some interesting stuff about Stuff

I stumbled across some interesting stuff about, well, Stuff recently while I was working on a project.

It seems that Stuff can be a key barrier to making decisions and taking action.  Having too much Stuff literally overwhelms our ability to make logical, considered decisions.  House full of decades of clutter?  Moving house becomes a much bigger deal.  Wardrobe bursting at the seams?  Choosing an outfit for work gets complicated.

It seems that only by organising and streamlining our Stuff can we start to organise and simplify our own lives.  Of course, there is a huge industry out there offering storage solutions but this I’m not talking about having places to put Stuff, it’s more about deciding what to do with it all.

Ebay, car boot sales and freecycle have all done their bit over the last decade to help clear out domestic clutter, but it seems to me that there must be a lot of households buying more Stuff they don’t need because they actually already own something similar.  We had a mini clear out at home last year (only two draws and a couple of cupboards) and unearthed five staplers and 13,000 staples.

I would like to point out that this is NOT my house

From an environmental impact point of view, obviously buying less new Stuff is A Good Thing, but from a marketing point of view, we obviously have clients with their own Stuff they’d like help shifting more of.  I think perhaps we need to find a way of diverting communications resources to finding new homes or new uses for unwanted Stuff, so that we can give people the head space to decide what they really need or want.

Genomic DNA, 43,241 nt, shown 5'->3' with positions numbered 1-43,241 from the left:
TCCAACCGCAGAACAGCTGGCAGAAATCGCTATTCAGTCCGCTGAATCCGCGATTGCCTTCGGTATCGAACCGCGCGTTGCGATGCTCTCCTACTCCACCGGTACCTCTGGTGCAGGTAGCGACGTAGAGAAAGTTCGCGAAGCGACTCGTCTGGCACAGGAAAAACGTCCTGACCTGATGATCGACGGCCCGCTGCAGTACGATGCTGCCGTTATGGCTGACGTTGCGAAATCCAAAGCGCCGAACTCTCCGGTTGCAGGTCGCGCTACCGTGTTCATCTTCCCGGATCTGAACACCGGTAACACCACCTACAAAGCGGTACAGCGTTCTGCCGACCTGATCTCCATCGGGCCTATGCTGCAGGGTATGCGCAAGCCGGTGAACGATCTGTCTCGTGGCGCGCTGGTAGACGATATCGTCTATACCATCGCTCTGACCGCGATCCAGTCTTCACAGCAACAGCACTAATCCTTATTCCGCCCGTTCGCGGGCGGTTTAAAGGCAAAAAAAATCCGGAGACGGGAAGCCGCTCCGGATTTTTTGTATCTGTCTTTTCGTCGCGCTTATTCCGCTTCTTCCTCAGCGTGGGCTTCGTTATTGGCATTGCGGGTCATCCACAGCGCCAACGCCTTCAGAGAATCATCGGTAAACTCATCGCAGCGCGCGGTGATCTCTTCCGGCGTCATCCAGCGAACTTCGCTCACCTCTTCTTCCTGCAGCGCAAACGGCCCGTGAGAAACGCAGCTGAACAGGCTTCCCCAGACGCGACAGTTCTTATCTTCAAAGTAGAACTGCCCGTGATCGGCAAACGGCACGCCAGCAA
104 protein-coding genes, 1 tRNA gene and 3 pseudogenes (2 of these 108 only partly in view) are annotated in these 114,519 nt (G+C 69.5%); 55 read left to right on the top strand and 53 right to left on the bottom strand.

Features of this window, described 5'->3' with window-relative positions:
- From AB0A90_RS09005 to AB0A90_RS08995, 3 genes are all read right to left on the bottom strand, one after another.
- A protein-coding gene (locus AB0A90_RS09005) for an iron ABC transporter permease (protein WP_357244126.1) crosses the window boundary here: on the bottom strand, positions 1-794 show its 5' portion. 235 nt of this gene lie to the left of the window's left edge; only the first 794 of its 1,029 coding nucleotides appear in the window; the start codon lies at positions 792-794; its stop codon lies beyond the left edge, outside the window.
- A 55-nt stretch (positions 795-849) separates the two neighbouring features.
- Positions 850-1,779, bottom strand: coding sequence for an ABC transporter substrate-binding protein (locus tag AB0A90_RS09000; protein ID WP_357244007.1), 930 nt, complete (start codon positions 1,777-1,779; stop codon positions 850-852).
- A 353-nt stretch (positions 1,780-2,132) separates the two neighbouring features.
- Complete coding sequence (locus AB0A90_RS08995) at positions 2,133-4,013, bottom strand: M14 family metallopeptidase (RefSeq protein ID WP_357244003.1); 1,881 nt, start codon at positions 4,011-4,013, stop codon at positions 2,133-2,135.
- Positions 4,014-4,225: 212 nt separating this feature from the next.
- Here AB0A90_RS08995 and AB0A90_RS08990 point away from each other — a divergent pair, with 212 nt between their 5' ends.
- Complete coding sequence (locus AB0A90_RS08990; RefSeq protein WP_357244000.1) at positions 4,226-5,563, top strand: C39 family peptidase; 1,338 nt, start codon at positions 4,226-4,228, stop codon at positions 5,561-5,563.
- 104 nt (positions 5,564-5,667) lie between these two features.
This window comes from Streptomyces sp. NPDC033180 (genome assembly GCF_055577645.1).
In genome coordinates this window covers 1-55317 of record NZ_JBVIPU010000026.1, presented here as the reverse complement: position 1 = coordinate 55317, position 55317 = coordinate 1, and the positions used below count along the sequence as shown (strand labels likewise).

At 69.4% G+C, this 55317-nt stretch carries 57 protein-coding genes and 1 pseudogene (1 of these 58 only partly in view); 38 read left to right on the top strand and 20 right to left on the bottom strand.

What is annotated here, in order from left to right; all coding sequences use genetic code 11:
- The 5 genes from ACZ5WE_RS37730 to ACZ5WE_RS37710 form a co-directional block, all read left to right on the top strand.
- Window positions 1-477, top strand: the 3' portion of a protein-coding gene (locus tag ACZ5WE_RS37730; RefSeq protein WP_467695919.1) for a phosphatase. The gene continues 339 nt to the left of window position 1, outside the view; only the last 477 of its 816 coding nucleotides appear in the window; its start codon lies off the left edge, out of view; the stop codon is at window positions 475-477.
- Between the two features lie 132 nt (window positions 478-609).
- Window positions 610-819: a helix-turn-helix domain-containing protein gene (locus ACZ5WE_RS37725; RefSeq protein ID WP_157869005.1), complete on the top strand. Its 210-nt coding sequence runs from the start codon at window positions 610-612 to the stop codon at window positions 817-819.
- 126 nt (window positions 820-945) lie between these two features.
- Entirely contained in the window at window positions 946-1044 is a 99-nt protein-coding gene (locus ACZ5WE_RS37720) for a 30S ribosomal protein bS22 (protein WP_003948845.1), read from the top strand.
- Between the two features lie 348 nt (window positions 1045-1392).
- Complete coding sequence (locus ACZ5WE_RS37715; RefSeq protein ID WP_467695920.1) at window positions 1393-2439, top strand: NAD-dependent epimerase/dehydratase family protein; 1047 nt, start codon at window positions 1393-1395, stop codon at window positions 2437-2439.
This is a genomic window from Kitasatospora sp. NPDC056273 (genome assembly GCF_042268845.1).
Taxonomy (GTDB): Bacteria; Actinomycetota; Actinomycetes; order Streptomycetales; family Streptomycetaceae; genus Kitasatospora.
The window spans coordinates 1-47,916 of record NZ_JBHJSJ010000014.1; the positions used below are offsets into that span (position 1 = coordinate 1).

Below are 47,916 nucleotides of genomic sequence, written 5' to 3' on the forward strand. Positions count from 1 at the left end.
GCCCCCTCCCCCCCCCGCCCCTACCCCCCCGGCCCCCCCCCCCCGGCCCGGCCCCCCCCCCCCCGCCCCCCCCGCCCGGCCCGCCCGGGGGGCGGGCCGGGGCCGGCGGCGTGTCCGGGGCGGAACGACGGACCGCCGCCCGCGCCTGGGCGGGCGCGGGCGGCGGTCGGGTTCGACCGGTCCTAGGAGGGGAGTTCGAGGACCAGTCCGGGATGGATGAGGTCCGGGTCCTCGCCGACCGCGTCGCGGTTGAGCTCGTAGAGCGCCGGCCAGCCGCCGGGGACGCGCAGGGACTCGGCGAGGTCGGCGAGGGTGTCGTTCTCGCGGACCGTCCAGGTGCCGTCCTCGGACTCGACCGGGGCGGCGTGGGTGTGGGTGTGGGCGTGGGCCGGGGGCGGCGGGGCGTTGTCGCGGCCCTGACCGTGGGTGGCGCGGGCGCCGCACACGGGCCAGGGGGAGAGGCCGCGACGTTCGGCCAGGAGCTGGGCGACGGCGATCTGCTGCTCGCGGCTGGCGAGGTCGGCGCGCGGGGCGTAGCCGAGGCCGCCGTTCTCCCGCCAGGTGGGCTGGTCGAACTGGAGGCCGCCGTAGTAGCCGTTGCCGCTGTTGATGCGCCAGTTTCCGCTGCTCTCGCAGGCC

Trendwatchers have been talking about Simplifiers for a couple of years, who are looking to collect new experiences rather than more Stuff.  I think there are a lot more potential Simplifiers out there who might need a helping hand on the path to simplicity.

2 thoughts on “some interesting stuff about Stuff

  1. I’m glad that is not your house. :) Simplifiers represent an interesting challenge for marketers. We need to find experiences that will appeal to them and which relate to brands. The trend of simplifying relates to the trends of crafts making, home canning and food foraging.


  2. I think the idea that people are searching to collect new experiences is extremely future forward. If you look at how we no longer buy CDs and DVDs, and our books are increasingly read on a Kindle, you can imagine that in years to come more of our ‘stuff’ will be simplified – the challenge for marketers then being how to make the experience of what they offer as essential to our collection as the cassette copy of Michael Jackson’s Thriller was to teenagers in 80s. I’m interested to see what happens…

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